World War I galleries
The Australian War Memorial has re-opened its World War I galleries after a $34 million refurbishment. The dioramas have been cleaned up, there is new interactive capacity and there is said to be more recognition of what Australia was like before Gallipoli. We intend to review the new galleries, along with the National Library’s Keepsakes exhibition (see below). Meanwhile, there is some rather startling rhetoric from Director Nelson to consider. ‘Those Australians who are able have not only an opportunity but a responsibility to see the First World War galleries. Every nation has it’s story – this is our story.’ (Emphasis added.)
Ben Roberts-Smith VC MG to chair Australia Day Council
The Prime Minister announced that Victoria Cross winner Ben Roberts-Smith is to be the new chair of the National Australia Day Council. This follows a tradition of appointing mainly sporting celebrities (John Newcombe, Kevan Gosper, Lisa Curry-Kenny, Adam Gilchrist) to the post. (Media celebrity Phillip Adams broke the sequence.) It is not clear whether the new appointment signals a change in the nature of Australia Day celebrations. Most of the work for Australia Day is done by public servants, led by CEO Jeremy Lasek.
National Library hits and misses
The National Library of Australia has just opened its exhibition Keepsakes: Australians and the Great War, which seems to have a nice balance between front line and home front. We will confirm this with a closer look and possibly a review.
On the other hand, the PANDORA section of the Library, responsible for archiving websites, has commenced a collection of Anzac Centenary websites. To date, the Library has found room in this collection for sites such as 2015 Centenary of Anzac: Australian National Band Championships, Camp Gallipoli, and Mat McLachlan Battlefield Tours Gallipoli 2015, government sites, and others which follow closely the received view of Anzac or seek to make money from it. On the other hand, it has not yet included sites like Honest History and peace group sites, which present an alternative view. Honest History thinks this is a narrow approach and is seeking to have it changed through the appropriate channels.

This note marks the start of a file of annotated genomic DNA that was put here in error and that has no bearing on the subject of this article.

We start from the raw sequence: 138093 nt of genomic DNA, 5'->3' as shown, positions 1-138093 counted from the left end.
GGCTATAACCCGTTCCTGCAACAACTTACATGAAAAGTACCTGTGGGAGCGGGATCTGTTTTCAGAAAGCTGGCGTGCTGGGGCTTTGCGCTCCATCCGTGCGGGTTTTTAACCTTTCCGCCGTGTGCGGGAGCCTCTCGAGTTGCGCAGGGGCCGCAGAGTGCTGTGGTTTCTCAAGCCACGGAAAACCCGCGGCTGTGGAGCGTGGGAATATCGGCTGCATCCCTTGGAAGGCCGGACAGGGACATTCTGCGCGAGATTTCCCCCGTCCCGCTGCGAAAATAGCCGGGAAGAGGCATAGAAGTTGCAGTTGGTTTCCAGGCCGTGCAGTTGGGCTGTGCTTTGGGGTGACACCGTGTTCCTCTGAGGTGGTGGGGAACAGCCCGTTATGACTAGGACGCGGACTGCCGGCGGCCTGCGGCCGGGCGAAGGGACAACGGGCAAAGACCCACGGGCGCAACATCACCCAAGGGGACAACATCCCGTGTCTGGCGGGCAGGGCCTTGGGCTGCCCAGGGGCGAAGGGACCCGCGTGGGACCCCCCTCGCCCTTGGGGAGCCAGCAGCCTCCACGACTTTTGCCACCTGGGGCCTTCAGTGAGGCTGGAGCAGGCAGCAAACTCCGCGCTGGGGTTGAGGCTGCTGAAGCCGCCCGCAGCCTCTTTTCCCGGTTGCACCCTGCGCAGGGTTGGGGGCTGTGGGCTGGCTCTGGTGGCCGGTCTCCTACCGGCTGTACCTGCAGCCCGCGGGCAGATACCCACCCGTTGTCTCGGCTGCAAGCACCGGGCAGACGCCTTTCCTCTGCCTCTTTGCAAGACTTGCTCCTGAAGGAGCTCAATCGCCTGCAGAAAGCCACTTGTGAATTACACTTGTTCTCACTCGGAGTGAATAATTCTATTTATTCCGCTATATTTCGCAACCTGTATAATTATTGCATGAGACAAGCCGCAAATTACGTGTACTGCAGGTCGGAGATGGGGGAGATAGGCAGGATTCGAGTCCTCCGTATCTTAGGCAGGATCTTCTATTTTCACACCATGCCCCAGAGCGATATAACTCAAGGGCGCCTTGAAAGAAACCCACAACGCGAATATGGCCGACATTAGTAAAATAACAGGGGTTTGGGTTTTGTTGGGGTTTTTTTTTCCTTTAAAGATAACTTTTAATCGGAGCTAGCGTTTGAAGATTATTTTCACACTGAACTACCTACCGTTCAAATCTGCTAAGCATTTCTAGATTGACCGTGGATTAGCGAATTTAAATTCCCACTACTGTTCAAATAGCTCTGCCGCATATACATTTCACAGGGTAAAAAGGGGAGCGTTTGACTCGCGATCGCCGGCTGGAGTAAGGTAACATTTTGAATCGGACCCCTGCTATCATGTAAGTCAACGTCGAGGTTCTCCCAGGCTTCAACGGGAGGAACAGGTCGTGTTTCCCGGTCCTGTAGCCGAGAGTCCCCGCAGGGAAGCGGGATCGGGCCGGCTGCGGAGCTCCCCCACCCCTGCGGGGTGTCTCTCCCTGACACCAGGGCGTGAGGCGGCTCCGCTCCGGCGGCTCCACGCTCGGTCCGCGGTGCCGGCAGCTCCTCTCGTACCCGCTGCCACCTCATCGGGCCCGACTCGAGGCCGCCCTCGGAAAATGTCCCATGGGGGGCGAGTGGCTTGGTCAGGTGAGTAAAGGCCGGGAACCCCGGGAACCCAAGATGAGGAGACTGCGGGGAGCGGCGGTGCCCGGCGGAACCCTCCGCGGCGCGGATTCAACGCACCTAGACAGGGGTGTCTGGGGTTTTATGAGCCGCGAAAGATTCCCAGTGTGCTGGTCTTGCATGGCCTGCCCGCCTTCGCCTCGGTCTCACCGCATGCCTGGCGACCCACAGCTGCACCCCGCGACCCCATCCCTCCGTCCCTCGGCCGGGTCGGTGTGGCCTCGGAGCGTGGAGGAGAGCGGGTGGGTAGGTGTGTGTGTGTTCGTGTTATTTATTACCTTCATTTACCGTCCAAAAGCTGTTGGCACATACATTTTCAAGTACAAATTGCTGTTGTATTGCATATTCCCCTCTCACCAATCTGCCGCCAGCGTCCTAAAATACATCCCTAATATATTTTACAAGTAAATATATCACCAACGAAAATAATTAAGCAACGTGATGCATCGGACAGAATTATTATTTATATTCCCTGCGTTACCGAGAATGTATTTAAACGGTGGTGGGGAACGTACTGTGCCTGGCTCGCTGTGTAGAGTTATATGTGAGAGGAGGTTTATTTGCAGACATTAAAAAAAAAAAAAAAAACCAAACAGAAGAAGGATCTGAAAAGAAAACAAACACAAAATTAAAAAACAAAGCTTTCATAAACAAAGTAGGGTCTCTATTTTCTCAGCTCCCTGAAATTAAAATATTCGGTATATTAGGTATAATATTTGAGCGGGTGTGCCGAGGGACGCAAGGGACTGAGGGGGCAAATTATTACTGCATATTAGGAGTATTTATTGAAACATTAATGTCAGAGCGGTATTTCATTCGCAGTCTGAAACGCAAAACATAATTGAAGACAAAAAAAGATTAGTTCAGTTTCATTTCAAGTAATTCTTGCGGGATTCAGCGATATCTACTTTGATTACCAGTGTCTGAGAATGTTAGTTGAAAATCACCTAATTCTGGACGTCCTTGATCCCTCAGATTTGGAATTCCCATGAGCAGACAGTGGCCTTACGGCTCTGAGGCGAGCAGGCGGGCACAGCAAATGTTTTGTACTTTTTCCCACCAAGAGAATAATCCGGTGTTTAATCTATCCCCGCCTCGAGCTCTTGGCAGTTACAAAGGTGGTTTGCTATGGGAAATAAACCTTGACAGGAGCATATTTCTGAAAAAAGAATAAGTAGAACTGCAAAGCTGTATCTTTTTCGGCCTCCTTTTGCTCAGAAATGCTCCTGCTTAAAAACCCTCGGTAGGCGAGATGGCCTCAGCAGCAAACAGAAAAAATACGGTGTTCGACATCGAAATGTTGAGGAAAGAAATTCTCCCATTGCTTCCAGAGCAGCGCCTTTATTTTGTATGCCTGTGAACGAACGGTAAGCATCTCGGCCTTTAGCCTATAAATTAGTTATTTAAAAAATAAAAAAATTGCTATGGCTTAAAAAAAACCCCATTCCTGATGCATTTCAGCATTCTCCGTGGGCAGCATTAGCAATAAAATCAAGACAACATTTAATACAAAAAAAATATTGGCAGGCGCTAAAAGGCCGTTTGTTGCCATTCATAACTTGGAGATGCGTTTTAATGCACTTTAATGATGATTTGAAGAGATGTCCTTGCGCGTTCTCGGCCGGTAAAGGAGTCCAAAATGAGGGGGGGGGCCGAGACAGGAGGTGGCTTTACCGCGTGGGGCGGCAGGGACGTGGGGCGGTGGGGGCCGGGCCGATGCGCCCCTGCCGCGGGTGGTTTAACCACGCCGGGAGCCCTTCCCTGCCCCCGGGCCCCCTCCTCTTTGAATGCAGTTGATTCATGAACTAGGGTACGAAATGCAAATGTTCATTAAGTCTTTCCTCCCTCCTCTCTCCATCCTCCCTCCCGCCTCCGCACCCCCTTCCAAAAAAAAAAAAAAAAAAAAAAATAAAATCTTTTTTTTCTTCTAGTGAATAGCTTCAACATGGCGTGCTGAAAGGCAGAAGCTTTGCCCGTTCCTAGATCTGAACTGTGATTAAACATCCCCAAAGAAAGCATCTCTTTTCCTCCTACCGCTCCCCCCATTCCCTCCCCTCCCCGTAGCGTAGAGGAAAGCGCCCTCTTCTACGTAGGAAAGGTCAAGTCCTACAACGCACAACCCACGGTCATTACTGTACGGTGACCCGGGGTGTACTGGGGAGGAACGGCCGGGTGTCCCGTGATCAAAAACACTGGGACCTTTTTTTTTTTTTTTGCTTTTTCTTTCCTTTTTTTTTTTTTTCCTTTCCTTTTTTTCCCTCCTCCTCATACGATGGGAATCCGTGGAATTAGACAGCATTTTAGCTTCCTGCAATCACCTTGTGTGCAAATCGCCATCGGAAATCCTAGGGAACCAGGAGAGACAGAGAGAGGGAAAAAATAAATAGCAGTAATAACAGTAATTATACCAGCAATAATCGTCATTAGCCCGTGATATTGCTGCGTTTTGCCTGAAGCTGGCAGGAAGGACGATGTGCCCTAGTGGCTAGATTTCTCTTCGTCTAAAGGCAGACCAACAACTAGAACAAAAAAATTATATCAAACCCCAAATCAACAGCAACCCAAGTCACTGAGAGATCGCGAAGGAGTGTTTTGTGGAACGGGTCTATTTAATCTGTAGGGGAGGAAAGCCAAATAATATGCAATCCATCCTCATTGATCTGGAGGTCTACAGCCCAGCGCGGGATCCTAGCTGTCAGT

Queensland puts a twist on Anzac brand
The State Library of Queensland has launched an initiative ‘to uncover new Queensland stories and treasures, and generate insights, conversations and experiences that honour and embrace the enduring Anzac spirit’. While the overall Queensland commemorative effort is branded ‘ANZAC CENTENARY QUEENSLAND’ the SLQ’s contribution is called ‘Q ANZAC 100’ and sub-titled ‘Memories for a New Generation’. Births, Deaths and Marriages in Queensland also offers commemorative Anzac centenary certificates (specify poppy, soldier or koala motif) with part proceeds going to Soldier On.
No Glory firing on all cylinders
Meanwhile, in the former Home of Empire, the well-funded and well-stocked No Glory in War 1914-1918 website continues to present an intelligent, many-sided alternative view of commemoration. Among current titles on the site are ‘How Remembrance Day ceremonies and parades make young men keen to go to war’, ‘Ten lies we’re told to justify the slaughter of 20 million in the First World War’ and ‘Why no black poppies on Remembrance Day to represent 16,000 First World War refusers?’ Readers may not agree with everything on the site but the debate is certainly healthy.
Again, catch our Twistory offering on Twitter (follow @honesthistory1). Apart from tweets about items on the Honest History website and matters that attract our attention there is a daily Twistory tweet, a random note from newspapers of a century ago (to the day). Twistory is at once a testament to the wonderful Trove resource at the National Library of Australia and an insight (140 characters at a time) into the lives of Australians then, at war and at home. We have easily reached our target of 500 followers before the centenary of the Christmas Truce (520 at 1 December) but would love to get many more.